Not since 2010 have so many Danes died as a direct result of catching the flu. According to figures released by the Statens Serum Institute (SSI), 1,644 people – primarily elderly people over the age of 65 – were killed off by the epidemic.
Unusually, the dominant virus was a type of Influenza B called Yamagata, although there were some instances of influenza A towards the end of the season.
“Influenza B often comes at the tail-end of the season after Influenza A and normally does not lead to hospitalisation or deaths among the elderly,” said senior doctor Tyra Grove Krause from SSI
Another contributing factor to the high death rate was that the vaccine in use was not as effective as expected. This was because the type of Influenza B virus in the vaccine was not the same as the one in circulation.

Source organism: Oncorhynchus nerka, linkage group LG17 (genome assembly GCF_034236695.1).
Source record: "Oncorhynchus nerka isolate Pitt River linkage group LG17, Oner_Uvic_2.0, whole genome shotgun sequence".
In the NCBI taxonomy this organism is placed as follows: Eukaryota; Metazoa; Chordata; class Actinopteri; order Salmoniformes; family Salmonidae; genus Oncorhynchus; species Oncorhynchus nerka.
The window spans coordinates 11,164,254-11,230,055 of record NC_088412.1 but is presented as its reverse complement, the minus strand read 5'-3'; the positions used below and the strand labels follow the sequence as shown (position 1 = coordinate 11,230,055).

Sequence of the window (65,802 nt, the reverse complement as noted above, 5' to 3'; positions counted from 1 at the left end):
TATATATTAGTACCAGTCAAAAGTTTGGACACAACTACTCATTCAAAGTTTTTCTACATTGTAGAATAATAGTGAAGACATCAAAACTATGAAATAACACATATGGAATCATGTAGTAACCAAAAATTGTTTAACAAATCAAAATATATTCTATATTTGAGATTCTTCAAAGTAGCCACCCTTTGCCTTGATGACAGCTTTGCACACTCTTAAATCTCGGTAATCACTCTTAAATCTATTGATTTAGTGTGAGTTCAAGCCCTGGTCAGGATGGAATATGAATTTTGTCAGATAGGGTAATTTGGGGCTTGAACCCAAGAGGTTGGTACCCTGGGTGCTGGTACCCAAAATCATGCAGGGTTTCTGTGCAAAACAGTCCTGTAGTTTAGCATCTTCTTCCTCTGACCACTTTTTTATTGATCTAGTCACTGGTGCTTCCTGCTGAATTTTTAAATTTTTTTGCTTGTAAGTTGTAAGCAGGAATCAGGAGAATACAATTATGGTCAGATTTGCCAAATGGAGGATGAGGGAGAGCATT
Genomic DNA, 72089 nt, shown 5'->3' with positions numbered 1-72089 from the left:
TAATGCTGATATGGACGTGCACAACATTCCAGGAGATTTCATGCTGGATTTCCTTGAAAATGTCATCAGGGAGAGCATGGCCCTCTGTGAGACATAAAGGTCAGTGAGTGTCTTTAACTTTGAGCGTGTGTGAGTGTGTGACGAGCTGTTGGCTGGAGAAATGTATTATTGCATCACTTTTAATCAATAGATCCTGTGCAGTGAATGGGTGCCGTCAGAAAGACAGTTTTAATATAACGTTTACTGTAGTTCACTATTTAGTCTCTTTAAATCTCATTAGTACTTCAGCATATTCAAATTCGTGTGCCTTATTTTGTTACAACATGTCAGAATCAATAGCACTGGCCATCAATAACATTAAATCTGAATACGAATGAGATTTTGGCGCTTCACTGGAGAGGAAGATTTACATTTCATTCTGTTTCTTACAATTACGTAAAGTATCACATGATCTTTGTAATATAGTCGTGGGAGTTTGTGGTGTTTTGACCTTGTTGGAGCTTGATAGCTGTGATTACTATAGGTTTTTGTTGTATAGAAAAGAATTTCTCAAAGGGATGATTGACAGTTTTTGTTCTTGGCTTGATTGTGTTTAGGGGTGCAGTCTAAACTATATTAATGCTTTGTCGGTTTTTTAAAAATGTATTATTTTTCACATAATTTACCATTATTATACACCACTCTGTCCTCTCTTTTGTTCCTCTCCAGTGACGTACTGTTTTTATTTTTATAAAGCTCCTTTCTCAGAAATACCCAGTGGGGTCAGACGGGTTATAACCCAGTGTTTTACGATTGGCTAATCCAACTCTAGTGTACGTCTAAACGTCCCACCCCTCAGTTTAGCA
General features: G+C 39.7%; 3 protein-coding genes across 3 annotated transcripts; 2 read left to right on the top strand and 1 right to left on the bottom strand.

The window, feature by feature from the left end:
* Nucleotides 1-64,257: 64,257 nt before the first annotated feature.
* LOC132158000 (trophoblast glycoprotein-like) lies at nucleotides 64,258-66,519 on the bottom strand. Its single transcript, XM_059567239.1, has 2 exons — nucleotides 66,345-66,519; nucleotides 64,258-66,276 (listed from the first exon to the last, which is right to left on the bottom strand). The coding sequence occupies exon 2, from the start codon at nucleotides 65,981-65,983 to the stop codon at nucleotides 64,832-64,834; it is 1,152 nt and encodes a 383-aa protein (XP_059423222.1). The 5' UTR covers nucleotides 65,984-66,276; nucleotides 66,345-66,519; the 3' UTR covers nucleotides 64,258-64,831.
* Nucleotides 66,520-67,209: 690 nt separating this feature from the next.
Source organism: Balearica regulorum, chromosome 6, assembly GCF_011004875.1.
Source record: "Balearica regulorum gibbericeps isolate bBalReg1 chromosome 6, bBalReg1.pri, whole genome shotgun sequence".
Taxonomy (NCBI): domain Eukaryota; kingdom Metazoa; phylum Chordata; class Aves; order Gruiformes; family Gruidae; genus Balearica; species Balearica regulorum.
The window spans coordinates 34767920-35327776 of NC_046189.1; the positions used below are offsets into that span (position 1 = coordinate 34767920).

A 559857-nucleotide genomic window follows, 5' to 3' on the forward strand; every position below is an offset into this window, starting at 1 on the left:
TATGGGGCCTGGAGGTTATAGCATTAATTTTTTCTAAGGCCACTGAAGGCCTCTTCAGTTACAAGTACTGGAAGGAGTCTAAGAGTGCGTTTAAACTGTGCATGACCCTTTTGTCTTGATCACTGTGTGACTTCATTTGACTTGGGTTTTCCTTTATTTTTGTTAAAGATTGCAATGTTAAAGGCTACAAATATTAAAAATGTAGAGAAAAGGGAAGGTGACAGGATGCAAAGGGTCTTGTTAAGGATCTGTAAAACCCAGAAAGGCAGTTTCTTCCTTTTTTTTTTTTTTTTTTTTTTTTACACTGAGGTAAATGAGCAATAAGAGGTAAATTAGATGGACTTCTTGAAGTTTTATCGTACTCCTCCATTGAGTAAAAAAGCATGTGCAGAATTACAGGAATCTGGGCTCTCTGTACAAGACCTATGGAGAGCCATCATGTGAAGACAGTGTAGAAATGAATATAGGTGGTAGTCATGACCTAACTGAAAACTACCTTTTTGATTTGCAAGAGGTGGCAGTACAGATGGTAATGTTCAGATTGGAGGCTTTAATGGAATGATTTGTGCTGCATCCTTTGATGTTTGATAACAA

A little jab
Approximately 95 percent of the patients admitted to hospital with influenza were either elderly people or those with health issues to start with, such as chronic illnesses.
Although 600,000 people are vaccinated every year, it turned out that 63 percent of those hospitalised had not been inoculated with the free vaccine.
“Even though the vaccine was not as effective as usual, vaccines are still the best weapon we have against influenza,” added Krause.
Next year’s vaccine will also not contain the B form of Influenza because the experts don’t expect that it will be in circulation again as the infection level was so widespread throughout the population.